(Note: A more in-depth analysis of this attack is available here, and full credit for spotting this should go to the incomparable Mike Colligan, whom if you are not reading, you should be).
The issue with this attack is you need: 1) grinding, big-bodied forwards to win the puck battles in the corner; and 2) skilled forwards to convert on the chances generated by winning those puck battles. The Penguins, without Crosby and Malkin, only really have No. 1. They have done a decent job of winning the battles along the boards but are not converting those victories into goals.
So how do the Pens prevent Tampa from dropping back into the 1-3-1?
Score the first goal.
Better yet, score the first two.
The 1-3-1 is a great strategy when you have the lead or the game is tied; rarely does a team playing the 1-3-1 get a great many offensive opportunities. It is a neutral zone trap designed to thwart up-ice rushes, gain possession of the puck, and clear it back down into the other guys’ end.
If the Pens can get on the board first it will force the Lightning to have to bring at least one more forward up into the attacking zone, which is one less player the Pens have to maneuver around in the neutral zone, which will (theoretically) lead to more scoring chances.
The record crowd of 18,507 at Consol Energy Center was absolutely insane as the puck dropped for Game 2. The Pens came out flying in the first minute, with Tyler Kennedy nearly sniping Roloson about 50 seconds in.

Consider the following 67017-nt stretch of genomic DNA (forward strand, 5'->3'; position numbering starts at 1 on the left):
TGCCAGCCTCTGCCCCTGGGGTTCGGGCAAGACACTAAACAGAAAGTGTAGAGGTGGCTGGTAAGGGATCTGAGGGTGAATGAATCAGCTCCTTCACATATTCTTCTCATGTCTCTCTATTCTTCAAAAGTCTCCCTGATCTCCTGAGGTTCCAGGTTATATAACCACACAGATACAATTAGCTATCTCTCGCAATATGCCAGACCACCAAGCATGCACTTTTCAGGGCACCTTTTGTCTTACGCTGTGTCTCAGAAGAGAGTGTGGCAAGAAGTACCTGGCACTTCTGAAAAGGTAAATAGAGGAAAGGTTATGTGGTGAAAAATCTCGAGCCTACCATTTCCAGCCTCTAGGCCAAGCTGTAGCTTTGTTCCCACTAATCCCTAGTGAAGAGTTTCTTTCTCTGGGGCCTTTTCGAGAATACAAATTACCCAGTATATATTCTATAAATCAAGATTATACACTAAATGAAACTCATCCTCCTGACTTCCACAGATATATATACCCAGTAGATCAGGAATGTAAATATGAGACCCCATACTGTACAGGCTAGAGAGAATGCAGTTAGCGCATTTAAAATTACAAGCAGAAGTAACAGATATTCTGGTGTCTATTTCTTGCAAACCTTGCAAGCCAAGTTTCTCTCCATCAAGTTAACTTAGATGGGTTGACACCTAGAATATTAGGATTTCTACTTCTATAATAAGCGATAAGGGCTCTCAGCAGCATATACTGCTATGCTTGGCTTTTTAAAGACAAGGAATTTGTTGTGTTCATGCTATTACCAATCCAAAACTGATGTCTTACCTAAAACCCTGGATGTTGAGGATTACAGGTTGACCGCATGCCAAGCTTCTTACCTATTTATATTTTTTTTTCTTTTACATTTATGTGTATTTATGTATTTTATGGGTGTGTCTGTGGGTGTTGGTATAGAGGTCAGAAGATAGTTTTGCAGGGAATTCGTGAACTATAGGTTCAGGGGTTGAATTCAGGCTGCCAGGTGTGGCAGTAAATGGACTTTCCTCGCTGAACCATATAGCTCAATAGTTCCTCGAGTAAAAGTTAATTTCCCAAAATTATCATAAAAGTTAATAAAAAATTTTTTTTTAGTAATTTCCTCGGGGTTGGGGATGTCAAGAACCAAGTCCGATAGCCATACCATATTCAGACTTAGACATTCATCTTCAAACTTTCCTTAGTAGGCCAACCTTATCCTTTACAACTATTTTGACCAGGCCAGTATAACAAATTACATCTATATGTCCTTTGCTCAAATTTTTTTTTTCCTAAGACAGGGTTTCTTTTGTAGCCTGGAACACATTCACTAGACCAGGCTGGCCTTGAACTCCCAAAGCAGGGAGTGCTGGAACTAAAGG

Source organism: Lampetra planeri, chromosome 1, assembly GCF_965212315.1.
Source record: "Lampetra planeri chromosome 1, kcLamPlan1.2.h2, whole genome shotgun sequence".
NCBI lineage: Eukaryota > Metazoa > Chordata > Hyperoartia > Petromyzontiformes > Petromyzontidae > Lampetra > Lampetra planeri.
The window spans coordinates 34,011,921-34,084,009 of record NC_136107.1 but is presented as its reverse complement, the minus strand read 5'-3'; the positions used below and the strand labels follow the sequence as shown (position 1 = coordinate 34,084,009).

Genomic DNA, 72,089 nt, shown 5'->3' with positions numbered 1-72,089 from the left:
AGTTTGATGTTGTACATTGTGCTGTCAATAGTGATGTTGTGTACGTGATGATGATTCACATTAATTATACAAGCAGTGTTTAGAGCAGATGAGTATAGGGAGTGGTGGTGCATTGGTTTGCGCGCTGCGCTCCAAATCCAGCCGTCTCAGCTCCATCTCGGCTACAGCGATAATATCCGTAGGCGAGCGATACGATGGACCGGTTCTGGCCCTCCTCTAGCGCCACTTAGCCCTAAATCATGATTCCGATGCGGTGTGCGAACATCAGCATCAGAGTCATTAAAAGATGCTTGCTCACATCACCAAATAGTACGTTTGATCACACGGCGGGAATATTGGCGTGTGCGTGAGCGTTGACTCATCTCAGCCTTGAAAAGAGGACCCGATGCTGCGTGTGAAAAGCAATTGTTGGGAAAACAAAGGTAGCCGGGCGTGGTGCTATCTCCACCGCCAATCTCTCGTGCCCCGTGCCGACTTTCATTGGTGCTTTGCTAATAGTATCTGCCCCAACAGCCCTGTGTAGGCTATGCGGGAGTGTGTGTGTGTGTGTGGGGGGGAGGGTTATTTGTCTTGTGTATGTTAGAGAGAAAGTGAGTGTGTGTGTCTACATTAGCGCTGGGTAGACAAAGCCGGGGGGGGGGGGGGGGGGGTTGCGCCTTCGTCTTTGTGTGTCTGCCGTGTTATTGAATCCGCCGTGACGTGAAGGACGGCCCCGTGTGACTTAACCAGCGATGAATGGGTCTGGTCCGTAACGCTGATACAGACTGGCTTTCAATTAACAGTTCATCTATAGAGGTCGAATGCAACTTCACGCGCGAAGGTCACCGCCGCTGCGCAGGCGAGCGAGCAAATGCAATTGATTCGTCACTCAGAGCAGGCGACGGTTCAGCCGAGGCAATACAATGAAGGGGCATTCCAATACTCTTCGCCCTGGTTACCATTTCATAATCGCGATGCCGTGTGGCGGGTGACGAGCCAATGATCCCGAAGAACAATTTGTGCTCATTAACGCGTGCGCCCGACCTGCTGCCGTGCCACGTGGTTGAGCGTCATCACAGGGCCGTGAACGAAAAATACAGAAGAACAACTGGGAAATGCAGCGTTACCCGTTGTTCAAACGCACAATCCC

At 1:21, Max Talbot took at stupid retaliatory penalty, slashing Dominic Moore. Momentum gone.
Minutes later, during a four-on-four, Kris Letang pinched below the Lightning goal line, leaving Brooks Orpik on an island, unable to defend the ensuing Tampa Bay two-on-one, and Eric Brewer sucked the life out of Consol with an unreal wrister over Marc-Andre Fleury’s left shoulder.
Later in the game, Paul Martin—one of the keys to the Penguins regular-season success—fumbled a puck at the red line. Another odd-man rush. Another goal.
At 19:39 of the second Period—a period the Pens had dominated—Brooks Orpik was (mistakenly) sent to the box for a cross-check. Five seconds later, St. Louis drove in the dagger. A late goal that pushed the Lightning lead back to three and effectively ended the game.
This is just a few of the dozens of uncharacteristic mistakes the Penguins made in Game 2. It’s difficult to say for sure why they were so sloppy. Letang had one of his worst games of the year. Fleury let in at least one goal he should not have (and you could make the case that Lecavalier’s power play marker was also a softy). It was just a sloppy game all around.
The Penguins did not win 49 games by accident. The game they played on Friday was one of the worst you will see them play. Expect Bylsma and company to have made the proper adjustments over the weekend, and the Penguins to come out strong tonight at the St. Pete Times Forum.